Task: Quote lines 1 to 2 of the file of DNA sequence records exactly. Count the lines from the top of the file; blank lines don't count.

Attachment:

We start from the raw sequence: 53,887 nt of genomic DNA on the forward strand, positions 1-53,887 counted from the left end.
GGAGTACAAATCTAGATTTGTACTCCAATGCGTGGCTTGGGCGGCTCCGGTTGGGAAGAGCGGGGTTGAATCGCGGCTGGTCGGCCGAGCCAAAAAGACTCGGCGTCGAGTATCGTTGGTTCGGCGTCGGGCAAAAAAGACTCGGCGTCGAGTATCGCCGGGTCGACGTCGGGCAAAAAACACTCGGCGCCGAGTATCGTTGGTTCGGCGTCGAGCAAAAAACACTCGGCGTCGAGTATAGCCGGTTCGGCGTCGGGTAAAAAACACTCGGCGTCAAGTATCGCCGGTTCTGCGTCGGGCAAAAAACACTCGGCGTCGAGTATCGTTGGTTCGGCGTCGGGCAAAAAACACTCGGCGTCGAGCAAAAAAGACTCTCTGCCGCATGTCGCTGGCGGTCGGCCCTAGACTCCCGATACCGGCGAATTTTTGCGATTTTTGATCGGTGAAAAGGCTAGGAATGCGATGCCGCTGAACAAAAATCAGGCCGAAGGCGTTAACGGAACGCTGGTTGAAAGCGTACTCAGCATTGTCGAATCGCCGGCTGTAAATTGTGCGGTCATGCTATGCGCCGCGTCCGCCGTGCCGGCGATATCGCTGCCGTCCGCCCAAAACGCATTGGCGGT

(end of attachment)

We start from the raw sequence: 53,887 nt of genomic DNA on the forward strand, positions 1-53,887 counted from the left end.
GGAGTACAAATCTAGATTTGTACTCCAATGCGTGGCTTGGGCGGCTCCGGTTGGGAAGAGCGGGGTTGAATCGCGGCTGGTCGGCCGAGCCAAAAAGACTCGGCGTCGAGTATCGTTGGTTCGGCGTCGGGCAAAAAAGACTCGGCGTCGAGTATCGCCGGGTCGACGTCGGGCAAAAAACACTCGGCGCCGAGTATCGTTGGTTCGGCGTCGAGCAAAAAACACTCGGCGTCGAGTATAGCCGGTTCGGCGTCGGGTAAAAAACACTCGGCGTCAAGTATCGCCGGTTCTGCGTCGGGCAAAAAACACTCGGCGTCGAGTATCGTTGGTTCGGCGTCGGGCAAAAAACACTCGGCGTCGAGCAAAAAAGACTCTCTGCCGCATGTCGCTGGCGGTCGGCCCTAGACTCCCGATACCGGCGAATTTTTGCGATTTTTGATCGGTGAAAAGGCTAGGAATGCGATGCCGCTGAACAAAAATCAGGCCGAAGGCGTTAACGGAACGCTGGTTGAAAGCGTACTCAGCATTGTCGAATCGCCGGCTGTAAATTGTGCGGTCATGCTATGCGCCGCGTCCGCCGTGCCGGCGATATCGCTGCCGTCCGCCCAAAACGCATTGGCGGT